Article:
August 6, 2012

Shooting Aftermath: Visualizing the Sikhs in Oak Creek

Sikh Temple of Wisconsin

My question is, how much does exoticism come into play picturing the Sikh community after the tragic Oak Creek shooting at the Temple in Oak Creek?

The news photos of Sikhs taken at the Temple following the shooting spree on Sunday, especially compared to aftermath images from Aurora, seem to reflect more pensiveness, even a sense of the everyday, than they do shock or grief. There are surely many practical differences, but there must surely be cultural factors at work also, including the community’s concern — being suddenly and intensely on view — with prejudice and stereotyping (factors that seem to have precipitated the hate crime) and, above all, further safety concerns.

Although the story is still fresh and raw, two questions it feels important to put on the table from the outset are: how does the camera — and how does the photographer balancing journalistic integrity with commercial motive– avoid depicting the Sikhs as “the other,” already appreciating how much the visual power of skin color, and, particularly, colorful pants, tunics and turbans create a strong visual pull toward exoticism?


The photo of the two men above was taken by a photographer for the Oak Creek Patch. The artful photo just above is a Getty image.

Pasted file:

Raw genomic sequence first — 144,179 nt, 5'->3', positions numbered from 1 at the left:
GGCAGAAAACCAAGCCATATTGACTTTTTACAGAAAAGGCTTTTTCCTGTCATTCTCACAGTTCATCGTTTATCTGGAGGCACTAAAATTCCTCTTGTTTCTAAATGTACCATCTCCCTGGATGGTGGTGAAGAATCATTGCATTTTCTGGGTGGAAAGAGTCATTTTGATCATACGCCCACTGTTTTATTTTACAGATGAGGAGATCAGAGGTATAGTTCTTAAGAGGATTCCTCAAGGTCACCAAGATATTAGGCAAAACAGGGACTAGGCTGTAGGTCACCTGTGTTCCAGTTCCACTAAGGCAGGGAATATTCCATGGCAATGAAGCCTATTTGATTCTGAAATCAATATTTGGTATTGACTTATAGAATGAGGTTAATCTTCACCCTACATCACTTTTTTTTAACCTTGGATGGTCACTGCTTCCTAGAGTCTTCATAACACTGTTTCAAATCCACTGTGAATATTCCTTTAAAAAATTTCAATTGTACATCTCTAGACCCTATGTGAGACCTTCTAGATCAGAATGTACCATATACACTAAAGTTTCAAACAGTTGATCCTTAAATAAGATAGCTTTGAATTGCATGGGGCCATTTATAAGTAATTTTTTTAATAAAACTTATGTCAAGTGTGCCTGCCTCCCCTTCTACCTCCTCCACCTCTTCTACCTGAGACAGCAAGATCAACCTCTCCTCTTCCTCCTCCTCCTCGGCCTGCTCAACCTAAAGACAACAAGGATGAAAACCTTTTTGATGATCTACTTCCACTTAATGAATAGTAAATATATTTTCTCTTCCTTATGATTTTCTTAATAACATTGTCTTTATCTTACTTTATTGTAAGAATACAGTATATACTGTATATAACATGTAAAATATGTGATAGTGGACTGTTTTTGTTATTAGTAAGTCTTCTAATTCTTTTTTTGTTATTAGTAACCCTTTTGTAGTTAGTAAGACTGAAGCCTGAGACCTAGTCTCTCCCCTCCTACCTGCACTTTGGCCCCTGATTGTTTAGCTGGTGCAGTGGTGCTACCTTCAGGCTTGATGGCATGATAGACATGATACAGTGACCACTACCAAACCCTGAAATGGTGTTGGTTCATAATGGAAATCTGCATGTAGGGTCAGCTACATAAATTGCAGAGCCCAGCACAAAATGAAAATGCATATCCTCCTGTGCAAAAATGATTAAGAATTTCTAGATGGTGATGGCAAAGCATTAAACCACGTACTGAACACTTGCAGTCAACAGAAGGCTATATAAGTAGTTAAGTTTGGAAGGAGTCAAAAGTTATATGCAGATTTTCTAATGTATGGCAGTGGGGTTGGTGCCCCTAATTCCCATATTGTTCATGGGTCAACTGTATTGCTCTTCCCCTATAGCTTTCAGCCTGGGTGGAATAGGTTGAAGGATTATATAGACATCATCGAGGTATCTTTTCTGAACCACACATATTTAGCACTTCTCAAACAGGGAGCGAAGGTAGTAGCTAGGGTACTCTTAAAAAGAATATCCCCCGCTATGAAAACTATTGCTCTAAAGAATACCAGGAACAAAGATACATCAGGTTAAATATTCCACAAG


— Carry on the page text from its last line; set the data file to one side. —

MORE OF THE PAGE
This Reuters photo of residents waiting for news is colorful and strangely picnic-like.

Sikh Temple shooting

Beyond the everyday quality of the scene here, I’m interested in the way this photo communicates the quality of “us” (blonde, Western, authority at the end of the path, cultural “uniforms”) and “them.”

Buck deer Sikh temple shooting

And then, I have some concerns about this image circulating as part of the Getty edit. (In a previous version of the post, I made a comment that was too flip here, and I apologize for it.) One one hand, I understand how it articulates fear and crazy. Where I have concerns about it, though, is that it seems to model the response of the animal as a more typical or culturally appropriate one in contrast to the look of the Sikhs, who are not exhibiting the same kind of anxiety.  Of course, the last thing you want in this case — and it’s the reason I would have dropped it out of the edit — is to, in any way, set up a comparison with an (exotic) animal.

(Updated for clarity/perspective. 10 am PDT.)

(photo: Joe Todor/Oak Creek caption: Sikh Temple of Wisconsin in Oak Creek 8 / 5 / 2012.)(photo: Scott Olson/Getty Images caption: At least six people were killed when a shooter, who was later shot dead by a police officer, opened fire on Sikh congregants in a Milwaukee suburb.) (photo: Allen Fredrickson / Reuters caption: Members of the Sikh temple wait for news following a mass shooting that left seven persons dead including the shooter.)(photo: Scott Olson/Getty Images caption: People mill around in front of the Sikh Temple of Wisconsin where at least one gunman fired upon people at a service August, 5, 2012 Oak Creek, Wisconsin. At least six people were killed when a shooter, who was later shot dead by a police officer, opened fire on congregants in the Milwaukee Darren Hauck/Getty Images.)

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Michael Shaw
See other posts by Michael here.

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